There's also some question about McQueen's affection for the car. Chad McQueen, the actor's son, remembers the car disappearing from his dad's collection after only about three years and not the 10 years asserted by Christie's. The Lusso was by no means McQueen's favorite car. "My dad had a lot of favorite cars," says McQueen. Such is the fickleness of a real car guy.
The relationship between celebrity provenance and value is problematic. Much depends on which celebrity. On Friday, for instance, Bonhams & Butterfields is auctioning off a Jaguar once owned by singer Lena Horne, but nobody expects her ownership to command much of a premium over market value. It's not simply a matter of a star's luminosity, Messer says. "It's got to resonate." People have been burned speculating on cars once owned by Frank Sinatra and Elvis Presley.
"McQueen is not your average celebrity," says Christopher Sanger, vice president of Christie's and head of U.S. sales of automobiles. "From his movie work to his personal life, he was synonymous with cars, horsepower, racing."
And McQueen's stock is rising. According to Martin Cribbs, director of rights representation for Corbis, which manages the actor's image and likeness for his heir, McQueen is one of the firm's top 10 earning accounts and, in terms of requests, among the top three, which puts the unlettered McQueen right up there with Einstein.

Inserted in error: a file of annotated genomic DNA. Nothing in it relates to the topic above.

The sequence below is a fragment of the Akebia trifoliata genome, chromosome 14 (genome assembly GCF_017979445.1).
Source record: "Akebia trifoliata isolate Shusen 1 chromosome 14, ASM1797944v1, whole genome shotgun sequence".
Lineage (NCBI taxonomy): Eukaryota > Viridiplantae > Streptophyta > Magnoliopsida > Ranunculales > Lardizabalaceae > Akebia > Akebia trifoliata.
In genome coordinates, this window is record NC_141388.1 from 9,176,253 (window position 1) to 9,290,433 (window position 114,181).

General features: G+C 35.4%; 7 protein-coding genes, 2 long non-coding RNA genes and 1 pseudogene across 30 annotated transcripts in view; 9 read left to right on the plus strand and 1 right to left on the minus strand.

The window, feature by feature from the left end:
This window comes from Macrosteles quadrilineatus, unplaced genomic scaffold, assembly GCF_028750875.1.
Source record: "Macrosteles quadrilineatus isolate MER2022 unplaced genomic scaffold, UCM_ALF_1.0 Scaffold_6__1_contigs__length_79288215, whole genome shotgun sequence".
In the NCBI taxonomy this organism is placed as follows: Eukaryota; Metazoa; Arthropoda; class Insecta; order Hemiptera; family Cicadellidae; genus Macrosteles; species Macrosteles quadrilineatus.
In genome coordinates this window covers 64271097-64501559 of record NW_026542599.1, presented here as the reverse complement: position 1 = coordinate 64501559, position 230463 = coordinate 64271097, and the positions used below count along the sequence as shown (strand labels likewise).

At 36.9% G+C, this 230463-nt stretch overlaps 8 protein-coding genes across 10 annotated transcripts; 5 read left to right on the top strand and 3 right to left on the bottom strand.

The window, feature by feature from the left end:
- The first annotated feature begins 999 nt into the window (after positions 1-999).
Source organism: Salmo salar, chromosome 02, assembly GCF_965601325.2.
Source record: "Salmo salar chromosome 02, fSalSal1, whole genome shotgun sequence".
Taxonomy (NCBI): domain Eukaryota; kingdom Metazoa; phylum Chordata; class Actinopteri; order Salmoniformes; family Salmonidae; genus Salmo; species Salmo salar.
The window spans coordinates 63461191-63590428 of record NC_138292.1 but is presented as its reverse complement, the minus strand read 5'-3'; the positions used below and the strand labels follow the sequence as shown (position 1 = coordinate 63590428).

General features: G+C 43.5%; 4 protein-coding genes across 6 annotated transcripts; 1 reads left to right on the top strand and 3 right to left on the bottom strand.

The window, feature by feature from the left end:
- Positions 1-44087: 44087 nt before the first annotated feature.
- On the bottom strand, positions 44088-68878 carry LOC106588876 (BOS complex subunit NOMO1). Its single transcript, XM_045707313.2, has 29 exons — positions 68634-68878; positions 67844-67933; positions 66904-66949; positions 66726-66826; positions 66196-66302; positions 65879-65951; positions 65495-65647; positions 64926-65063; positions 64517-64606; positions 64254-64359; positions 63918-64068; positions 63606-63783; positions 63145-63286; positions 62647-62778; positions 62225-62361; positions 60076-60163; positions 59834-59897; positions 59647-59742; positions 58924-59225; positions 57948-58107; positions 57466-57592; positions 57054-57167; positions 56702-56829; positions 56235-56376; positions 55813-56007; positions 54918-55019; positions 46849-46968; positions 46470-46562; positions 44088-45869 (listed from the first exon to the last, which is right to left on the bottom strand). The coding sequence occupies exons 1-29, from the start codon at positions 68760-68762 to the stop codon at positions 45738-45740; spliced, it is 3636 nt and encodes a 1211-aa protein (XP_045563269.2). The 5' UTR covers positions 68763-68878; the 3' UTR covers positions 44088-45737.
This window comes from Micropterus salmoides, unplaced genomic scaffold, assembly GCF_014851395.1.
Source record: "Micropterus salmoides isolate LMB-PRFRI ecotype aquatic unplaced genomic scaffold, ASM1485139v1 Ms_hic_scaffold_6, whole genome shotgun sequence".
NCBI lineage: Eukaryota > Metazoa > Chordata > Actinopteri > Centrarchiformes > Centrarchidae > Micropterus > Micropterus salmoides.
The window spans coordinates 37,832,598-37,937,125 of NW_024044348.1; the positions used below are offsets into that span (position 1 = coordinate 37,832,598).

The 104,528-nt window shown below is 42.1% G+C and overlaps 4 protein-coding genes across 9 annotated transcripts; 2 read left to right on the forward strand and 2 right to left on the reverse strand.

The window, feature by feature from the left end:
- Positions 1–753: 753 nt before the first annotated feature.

"We're amazed at the growing popularity of McQueen," Cribbs says, "not just domestically but worldwide." McQueen has been summoned from beyond to sell Tag Heuer watches, Absolut Vodka and, perhaps most famously, Ford Pumas and Mustangs, in commercials where the actor was digitally rematerialized behind the wheel.
"McQueen was the real deal," says Cribbs. "It's that authenticity that comes across to people, that means something. McQueen stands for something larger than just being an actor."
The McQueen Lusso, Christie's Sanger says, is really the perfect auction car "because it has all these intangibles associated with it. It's the sort of thing that helps folks part with more money than a Lusso would otherwise be worth."
Regalia hopes so. "The bigger the number for this car, the bigger the celebrity the car itself becomes," he says. "This isn't the end of this car's story. It's the beginning."